The Weather Observer's Handbook

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The Weather Observer's Handbook provides a comprehensive, practical, and independent guide to all aspects of making weather observations. Automatic weather stations today form the mainstay of both amateur and professional weather observing networks around the world, and yet – prior to this book – there existed no independent guide to their selection and use. Traditional and modern weather instruments are covered, including how best to choose and to site a weather station, how to get the best out of your equipment, how to store and analyse your records, and how to share your observations with other people and across the Internet. From amateur observers looking for help in choosing their first weather instruments on a tight budget to professional observers looking for a comprehensive and up-to-date guide covering World Meteorological Organization recommendations on observing methods and practices, all will welcome this handbook. Visit for additional materials by the author.

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Editorial Reviews

From the Publisher
"This is a very impressive work! Stephen has done a great job of addressing many issues that I have personally wondered about. At last there is a comprehensive book on the tricky issue of accurately measuring the weather. This timely publication is a must for anyone in the market for a weather station, libraries, and weather observers of all stripes, both amateur and professional." - Christopher C. Burt, Weather Historian, Wunderground, Inc. and author of ‘Extreme Weather: A Guide and Record Book’

“Sophisticated equipment for weather observing is now within reach of more people than ever. Yet a poorly sited station or a wrongly interpreted report can do more harm than good. With this marvelous book, Stephen Burt has given us a very practical and helpful guide to installing and using one’s own reporting station, enhanced with perspective drawn from the centuries-long history of meteorological instrumentation. The Weather Observer’s Handbook is an ideal companion to the practice of monitoring the atmosphere.” - Robert Henson, author of The Rough Guide to Weather and The Rough Guide to Climate Change

“People have been making observations of the weather for thousands of years, and observations remain central to our capabilities to forecast the weather and predict the changing climate. But it's not just professional meteorologists who make weather observations: there are literally millions of amateur observers across the world making observations every minute of every day. In meteorology, as well as in other science disciplines, amateur observers (I include all non-professional meteorologists in this) have always played a crucial part in supporting well-established national observations programmes and in making a very valued contribution to our scientific understanding. We have many amateur members and schools in our Society and I'm often asked if I can recommend a good book to help them in their observing exploits: well now I can. This is the first comprehensive book of its type that I know of that offers a practical guide to anyone with an interest in making observations of the weather. It's not only an essential practical handbook, but it showcases the wide range of observations that can now be made with relative ease, and, importantly I think, it helps to enthuse others to follow their interest. If you have an interest in observing the weather then this book is as essential as your observing equipment.” - Paul Hardaker, Chief Executive of the Royal Meteorological Society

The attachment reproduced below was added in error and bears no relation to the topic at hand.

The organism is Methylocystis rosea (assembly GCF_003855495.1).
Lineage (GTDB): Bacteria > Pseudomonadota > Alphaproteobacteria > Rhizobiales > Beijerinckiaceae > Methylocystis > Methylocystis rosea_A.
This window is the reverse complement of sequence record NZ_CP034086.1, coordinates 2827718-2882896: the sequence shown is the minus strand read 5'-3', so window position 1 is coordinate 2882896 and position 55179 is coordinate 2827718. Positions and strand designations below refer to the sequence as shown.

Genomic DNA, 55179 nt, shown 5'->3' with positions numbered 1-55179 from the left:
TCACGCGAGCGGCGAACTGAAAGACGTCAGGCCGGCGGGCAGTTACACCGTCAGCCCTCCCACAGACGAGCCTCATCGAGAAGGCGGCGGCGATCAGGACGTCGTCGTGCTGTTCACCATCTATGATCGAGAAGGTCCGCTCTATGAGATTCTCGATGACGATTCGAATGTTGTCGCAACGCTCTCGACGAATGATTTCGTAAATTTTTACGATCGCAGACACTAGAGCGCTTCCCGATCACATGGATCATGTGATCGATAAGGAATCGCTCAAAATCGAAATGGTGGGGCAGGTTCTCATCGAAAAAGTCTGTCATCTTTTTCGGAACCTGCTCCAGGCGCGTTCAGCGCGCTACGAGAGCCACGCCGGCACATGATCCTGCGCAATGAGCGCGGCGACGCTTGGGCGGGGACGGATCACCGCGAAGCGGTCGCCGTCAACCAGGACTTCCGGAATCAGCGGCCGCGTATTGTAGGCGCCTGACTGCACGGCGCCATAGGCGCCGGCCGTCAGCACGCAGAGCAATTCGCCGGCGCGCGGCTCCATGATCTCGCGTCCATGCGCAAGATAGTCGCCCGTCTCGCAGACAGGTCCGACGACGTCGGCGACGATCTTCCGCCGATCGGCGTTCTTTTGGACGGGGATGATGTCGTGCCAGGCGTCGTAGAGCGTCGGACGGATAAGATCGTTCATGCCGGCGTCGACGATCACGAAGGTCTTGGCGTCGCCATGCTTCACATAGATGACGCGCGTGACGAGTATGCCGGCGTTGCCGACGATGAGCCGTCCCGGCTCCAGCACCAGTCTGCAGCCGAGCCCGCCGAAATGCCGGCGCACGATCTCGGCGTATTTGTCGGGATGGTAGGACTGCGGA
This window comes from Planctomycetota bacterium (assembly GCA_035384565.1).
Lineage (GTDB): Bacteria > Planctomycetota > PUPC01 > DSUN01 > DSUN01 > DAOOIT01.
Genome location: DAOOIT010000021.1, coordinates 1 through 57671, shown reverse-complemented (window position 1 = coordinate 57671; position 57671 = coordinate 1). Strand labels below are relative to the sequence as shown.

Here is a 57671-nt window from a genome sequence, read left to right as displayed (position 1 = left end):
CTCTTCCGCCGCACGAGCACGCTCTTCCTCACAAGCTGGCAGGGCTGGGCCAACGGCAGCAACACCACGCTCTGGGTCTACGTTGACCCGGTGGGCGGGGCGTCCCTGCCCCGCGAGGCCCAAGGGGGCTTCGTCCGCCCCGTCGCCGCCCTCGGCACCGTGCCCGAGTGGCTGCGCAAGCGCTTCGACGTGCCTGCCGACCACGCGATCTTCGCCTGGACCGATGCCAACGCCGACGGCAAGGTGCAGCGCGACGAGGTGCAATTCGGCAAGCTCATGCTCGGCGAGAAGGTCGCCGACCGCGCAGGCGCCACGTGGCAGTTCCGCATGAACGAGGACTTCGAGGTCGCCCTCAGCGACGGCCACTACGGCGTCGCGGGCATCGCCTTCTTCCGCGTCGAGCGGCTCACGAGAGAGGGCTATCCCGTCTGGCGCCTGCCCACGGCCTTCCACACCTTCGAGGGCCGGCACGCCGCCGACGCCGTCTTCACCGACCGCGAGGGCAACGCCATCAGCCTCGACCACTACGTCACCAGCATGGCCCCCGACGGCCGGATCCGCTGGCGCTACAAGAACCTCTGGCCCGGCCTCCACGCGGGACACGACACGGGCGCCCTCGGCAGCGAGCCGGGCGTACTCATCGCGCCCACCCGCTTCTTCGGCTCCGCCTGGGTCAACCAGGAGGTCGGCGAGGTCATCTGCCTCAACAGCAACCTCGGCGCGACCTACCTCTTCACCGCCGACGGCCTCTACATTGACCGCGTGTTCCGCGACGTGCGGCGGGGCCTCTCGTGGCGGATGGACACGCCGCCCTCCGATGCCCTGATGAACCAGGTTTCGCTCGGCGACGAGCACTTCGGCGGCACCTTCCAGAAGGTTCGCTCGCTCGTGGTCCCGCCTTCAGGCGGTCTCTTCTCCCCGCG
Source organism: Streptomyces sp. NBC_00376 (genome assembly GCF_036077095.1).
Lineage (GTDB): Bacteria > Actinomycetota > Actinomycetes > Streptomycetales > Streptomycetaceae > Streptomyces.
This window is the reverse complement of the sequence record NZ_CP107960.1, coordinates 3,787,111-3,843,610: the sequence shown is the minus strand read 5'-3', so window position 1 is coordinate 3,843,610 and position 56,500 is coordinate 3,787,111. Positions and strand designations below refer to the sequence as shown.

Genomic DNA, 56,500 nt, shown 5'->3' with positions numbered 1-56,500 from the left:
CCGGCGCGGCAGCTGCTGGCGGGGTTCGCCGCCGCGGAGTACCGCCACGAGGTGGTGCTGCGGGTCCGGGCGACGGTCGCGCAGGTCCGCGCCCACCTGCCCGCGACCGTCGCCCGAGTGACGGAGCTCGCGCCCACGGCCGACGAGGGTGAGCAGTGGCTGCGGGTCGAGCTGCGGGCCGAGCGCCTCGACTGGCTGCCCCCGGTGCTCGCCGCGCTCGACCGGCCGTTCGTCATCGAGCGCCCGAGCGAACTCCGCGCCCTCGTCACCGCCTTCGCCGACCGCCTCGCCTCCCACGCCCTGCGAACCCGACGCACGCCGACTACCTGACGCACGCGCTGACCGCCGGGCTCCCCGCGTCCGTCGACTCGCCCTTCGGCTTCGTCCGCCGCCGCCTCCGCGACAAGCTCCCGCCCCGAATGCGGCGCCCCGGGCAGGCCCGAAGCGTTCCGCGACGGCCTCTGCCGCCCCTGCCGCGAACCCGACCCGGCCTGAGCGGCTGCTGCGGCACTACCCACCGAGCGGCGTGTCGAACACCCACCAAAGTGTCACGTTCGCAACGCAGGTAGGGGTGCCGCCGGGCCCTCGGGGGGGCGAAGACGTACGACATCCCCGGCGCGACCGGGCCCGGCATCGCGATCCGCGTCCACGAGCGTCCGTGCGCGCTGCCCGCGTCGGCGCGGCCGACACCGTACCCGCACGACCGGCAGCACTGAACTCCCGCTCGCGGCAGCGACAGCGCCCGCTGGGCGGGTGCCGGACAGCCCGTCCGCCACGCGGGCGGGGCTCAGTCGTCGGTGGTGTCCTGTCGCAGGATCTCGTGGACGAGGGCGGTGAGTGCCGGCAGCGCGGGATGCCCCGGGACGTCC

“I like this book very much. I am a life-long weather observer and user of weather data both as an amateur and a career professional - spanning the years from manual-only to globally-networked automated observing systems. This book answers so many of the questions I have had over the decades and the many questions I continue to field - from fresh beginners, to experienced amateurs and on to a wide range of professionals. At last I have a single book that I can point people to. It is comprehensive and scientifically rigorous - yet very readable. Thank you, Stephen - well done.” - Nolan Doesken, Colorado State Climatologist, former President of the American Association of State Climatologists, and founder and national director of the Community Collaborative Rain, Hail and Snow network (CoCoRaHS)

“ … the book’s great strength is that it draws on the author’s wealth of experience and expertise in making amateur measurements over several decades, and is liberally illustrated with photographs and data from his own weather station. … his enthusiasm for the subject … clearly comes across in the book. The author puts amateur weather enthusiasts at the head of his list of target audiences, and this is undoubtedly the group … who will find this very readable book a goldmine of information.” Geoff Jenkins, Weather